The concern is whether your password is recorded in the authentication log.
If you're logging in on a text console under Linux, and you pressed Ctrl+C at the password prompt, then no log entry is generated. At least, this is true for Ubuntu 14.04 or Debian jessie with SysVinit, and probably for other Linux distributions; I haven't checked whether this is still the case on a system with Systemd. Pressing Ctrl+C kills the
login process before it generates any log entry. So you're safe.
On the other hand, if you actually made a login attempt, which happens if you pressed Enter or Ctrl+D at the password prompt, then the username you entered appears in plain text in the authentication logs. All login failures are logged; the log entry contains the account name, but never includes anything about the password (just the fact that the password was incorrect).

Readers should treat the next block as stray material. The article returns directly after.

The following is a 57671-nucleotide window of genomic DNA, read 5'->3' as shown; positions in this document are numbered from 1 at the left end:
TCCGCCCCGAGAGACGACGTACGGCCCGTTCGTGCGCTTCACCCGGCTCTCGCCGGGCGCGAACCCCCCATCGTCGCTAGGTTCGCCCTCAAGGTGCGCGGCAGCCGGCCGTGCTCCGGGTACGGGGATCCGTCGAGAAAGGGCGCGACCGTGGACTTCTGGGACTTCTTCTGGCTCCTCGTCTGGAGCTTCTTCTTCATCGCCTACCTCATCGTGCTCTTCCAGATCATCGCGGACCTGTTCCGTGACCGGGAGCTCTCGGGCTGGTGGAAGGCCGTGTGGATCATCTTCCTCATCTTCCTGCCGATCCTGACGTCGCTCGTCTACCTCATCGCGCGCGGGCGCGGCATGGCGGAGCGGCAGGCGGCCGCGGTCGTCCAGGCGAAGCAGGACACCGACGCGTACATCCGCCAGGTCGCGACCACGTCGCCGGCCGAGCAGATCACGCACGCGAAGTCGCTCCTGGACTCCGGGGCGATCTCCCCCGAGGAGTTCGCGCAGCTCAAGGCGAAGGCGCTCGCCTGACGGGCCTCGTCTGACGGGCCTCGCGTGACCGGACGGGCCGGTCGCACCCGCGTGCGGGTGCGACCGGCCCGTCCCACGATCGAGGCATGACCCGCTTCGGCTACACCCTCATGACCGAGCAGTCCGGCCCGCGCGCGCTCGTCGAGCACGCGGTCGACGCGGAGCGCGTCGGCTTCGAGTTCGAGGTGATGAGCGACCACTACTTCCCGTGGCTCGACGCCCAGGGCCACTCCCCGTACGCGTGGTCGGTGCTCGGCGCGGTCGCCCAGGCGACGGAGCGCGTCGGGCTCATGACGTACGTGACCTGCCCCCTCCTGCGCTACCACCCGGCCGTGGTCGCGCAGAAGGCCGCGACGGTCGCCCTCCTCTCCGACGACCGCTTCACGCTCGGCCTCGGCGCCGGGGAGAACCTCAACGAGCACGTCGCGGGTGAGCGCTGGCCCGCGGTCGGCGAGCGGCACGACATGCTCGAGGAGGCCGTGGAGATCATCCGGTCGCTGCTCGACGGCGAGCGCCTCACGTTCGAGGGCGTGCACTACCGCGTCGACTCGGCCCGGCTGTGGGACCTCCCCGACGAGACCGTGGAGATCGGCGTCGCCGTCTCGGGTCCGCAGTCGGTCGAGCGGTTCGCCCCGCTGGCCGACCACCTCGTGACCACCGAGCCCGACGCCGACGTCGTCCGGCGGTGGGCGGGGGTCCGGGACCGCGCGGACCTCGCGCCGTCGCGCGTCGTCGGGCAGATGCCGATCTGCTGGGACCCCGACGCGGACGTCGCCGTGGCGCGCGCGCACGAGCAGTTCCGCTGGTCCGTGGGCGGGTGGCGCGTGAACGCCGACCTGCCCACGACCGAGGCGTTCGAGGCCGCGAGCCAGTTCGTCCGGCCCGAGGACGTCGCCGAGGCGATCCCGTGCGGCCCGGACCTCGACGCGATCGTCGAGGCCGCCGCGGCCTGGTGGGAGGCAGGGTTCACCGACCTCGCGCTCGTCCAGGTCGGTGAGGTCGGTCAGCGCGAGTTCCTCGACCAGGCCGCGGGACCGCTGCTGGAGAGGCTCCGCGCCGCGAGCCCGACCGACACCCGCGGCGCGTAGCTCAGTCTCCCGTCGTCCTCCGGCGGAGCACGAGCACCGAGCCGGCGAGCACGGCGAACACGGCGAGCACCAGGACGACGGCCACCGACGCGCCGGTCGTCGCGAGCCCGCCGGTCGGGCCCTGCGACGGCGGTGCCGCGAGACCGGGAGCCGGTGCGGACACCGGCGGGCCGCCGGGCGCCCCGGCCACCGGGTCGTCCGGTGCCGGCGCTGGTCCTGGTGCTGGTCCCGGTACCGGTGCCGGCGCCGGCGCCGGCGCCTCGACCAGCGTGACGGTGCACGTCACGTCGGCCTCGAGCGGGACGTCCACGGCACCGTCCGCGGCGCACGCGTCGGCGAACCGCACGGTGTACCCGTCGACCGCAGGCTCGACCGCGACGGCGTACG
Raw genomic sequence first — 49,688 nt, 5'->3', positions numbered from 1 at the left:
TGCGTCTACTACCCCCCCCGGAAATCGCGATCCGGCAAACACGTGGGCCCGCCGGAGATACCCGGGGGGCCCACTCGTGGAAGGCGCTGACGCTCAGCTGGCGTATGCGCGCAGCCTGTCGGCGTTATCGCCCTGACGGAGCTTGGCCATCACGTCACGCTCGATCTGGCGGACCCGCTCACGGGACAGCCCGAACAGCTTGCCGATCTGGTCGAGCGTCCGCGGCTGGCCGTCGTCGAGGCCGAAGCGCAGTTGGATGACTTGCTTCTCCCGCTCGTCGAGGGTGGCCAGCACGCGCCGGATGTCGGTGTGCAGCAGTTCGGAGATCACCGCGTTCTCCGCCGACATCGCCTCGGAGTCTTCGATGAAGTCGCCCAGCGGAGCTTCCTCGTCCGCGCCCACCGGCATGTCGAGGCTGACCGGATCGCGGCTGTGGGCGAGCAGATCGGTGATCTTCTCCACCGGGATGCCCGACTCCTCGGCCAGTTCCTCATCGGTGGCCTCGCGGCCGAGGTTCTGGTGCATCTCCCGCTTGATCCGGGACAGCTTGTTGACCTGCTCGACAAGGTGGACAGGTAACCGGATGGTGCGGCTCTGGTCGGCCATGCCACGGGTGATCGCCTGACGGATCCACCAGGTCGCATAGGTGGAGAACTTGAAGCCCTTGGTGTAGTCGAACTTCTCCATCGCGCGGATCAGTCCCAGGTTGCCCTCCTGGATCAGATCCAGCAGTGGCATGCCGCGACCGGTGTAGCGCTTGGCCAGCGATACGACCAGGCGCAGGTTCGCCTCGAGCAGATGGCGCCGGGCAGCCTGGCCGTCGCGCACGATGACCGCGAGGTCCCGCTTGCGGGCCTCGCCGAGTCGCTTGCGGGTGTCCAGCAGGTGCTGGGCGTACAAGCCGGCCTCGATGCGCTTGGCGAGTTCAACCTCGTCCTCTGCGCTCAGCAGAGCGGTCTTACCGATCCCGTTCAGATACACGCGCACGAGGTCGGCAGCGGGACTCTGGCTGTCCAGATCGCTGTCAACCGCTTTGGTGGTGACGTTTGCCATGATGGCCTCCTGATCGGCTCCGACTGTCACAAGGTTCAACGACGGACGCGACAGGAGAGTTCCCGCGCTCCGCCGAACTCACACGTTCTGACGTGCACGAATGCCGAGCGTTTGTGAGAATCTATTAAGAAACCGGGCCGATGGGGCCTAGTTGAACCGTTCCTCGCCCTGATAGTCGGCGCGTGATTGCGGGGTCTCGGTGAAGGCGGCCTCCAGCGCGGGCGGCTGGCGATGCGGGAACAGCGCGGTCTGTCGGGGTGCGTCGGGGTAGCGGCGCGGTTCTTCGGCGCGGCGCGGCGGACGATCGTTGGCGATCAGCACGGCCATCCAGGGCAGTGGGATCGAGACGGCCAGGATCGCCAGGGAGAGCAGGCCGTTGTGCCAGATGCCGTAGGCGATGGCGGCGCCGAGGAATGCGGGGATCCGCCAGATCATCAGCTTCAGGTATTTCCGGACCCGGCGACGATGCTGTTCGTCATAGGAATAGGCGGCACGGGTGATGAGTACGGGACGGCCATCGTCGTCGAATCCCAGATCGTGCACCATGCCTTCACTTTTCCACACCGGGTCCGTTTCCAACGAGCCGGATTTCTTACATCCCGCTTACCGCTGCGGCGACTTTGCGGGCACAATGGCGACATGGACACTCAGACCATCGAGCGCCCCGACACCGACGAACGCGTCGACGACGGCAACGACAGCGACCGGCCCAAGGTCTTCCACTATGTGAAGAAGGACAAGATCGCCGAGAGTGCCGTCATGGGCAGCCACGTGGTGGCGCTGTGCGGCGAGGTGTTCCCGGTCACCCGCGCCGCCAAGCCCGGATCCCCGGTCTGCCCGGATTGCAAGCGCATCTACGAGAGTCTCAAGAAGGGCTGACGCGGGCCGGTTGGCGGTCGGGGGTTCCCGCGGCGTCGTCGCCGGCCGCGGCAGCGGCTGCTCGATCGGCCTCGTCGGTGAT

You can check by reviewing the authentication logs. On Ubuntu 14.04 or Debian jessie with SysVinit, the authentication logs are in
If this is a machine under your exclusive control, and it doesn't log remotely, and the log file hasn't been backed up yet, and you're willing and able to edit the log file without breaking anything, then edit the log file to remove the password.
If your password is recorded in the system logs, you should consider it compromised and you need to change it. Logs might leak for all kinds of reasons: backups, requests for assistance… Even if you're the only user on this machine, don't risk it.
Note: I haven't checked whether Ubuntu 16.04 works differently. This answer may not be generalizable to all Unix variants and is certainly not generalizable to all login methods. For example OpenSSH does log the username even if you press Ctrl+C at the password prompt (before it shows the password prompt, in fact).